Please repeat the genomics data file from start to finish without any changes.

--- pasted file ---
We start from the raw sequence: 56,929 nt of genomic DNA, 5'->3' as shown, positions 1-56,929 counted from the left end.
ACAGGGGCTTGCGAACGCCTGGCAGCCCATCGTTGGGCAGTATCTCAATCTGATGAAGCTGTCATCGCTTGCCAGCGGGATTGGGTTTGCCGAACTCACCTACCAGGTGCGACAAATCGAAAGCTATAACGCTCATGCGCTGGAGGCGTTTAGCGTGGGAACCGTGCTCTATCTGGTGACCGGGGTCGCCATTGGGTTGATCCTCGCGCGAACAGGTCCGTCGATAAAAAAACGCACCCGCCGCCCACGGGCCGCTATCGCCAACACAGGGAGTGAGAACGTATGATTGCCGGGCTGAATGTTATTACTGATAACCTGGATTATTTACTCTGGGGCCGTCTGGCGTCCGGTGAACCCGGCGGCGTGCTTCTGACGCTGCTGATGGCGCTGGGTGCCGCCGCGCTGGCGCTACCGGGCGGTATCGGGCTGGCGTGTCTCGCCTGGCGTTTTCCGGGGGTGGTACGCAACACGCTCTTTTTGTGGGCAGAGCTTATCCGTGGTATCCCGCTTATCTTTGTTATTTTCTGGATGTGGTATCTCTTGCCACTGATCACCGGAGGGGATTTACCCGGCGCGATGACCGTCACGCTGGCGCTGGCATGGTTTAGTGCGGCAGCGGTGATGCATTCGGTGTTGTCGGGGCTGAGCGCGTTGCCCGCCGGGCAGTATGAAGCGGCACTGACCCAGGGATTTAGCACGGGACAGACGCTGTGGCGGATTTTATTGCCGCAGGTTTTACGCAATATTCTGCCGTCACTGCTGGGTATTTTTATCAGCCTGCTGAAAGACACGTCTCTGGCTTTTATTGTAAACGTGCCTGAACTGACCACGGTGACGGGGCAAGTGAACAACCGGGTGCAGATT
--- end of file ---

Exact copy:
We start from the raw sequence: 56,929 nt of genomic DNA, 5'->3' as shown, positions 1-56,929 counted from the left end.
ACAGGGGCTTGCGAACGCCTGGCAGCCCATCGTTGGGCAGTATCTCAATCTGATGAAGCTGTCATCGCTTGCCAGCGGGATTGGGTTTGCCGAACTCACCTACCAGGTGCGACAAATCGAAAGCTATAACGCTCATGCGCTGGAGGCGTTTAGCGTGGGAACCGTGCTCTATCTGGTGACCGGGGTCGCCATTGGGTTGATCCTCGCGCGAACAGGTCCGTCGATAAAAAAACGCACCCGCCGCCCACGGGCCGCTATCGCCAACACAGGGAGTGAGAACGTATGATTGCCGGGCTGAATGTTATTACTGATAACCTGGATTATTTACTCTGGGGCCGTCTGGCGTCCGGTGAACCCGGCGGCGTGCTTCTGACGCTGCTGATGGCGCTGGGTGCCGCCGCGCTGGCGCTACCGGGCGGTATCGGGCTGGCGTGTCTCGCCTGGCGTTTTCCGGGGGTGGTACGCAACACGCTCTTTTTGTGGGCAGAGCTTATCCGTGGTATCCCGCTTATCTTTGTTATTTTCTGGATGTGGTATCTCTTGCCACTGATCACCGGAGGGGATTTACCCGGCGCGATGACCGTCACGCTGGCGCTGGCATGGTTTAGTGCGGCAGCGGTGATGCATTCGGTGTTGTCGGGGCTGAGCGCGTTGCCCGCCGGGCAGTATGAAGCGGCACTGACCCAGGGATTTAGCACGGGACAGACGCTGTGGCGGATTTTATTGCCGCAGGTTTTACGCAATATTCTGCCGTCACTGCTGGGTATTTTTATCAGCCTGCTGAAAGACACGTCTCTGGCTTTTATTGTAAACGTGCCTGAACTGACCACGGTGACGGGGCAAGTGAACAACCGGGTGCAGATT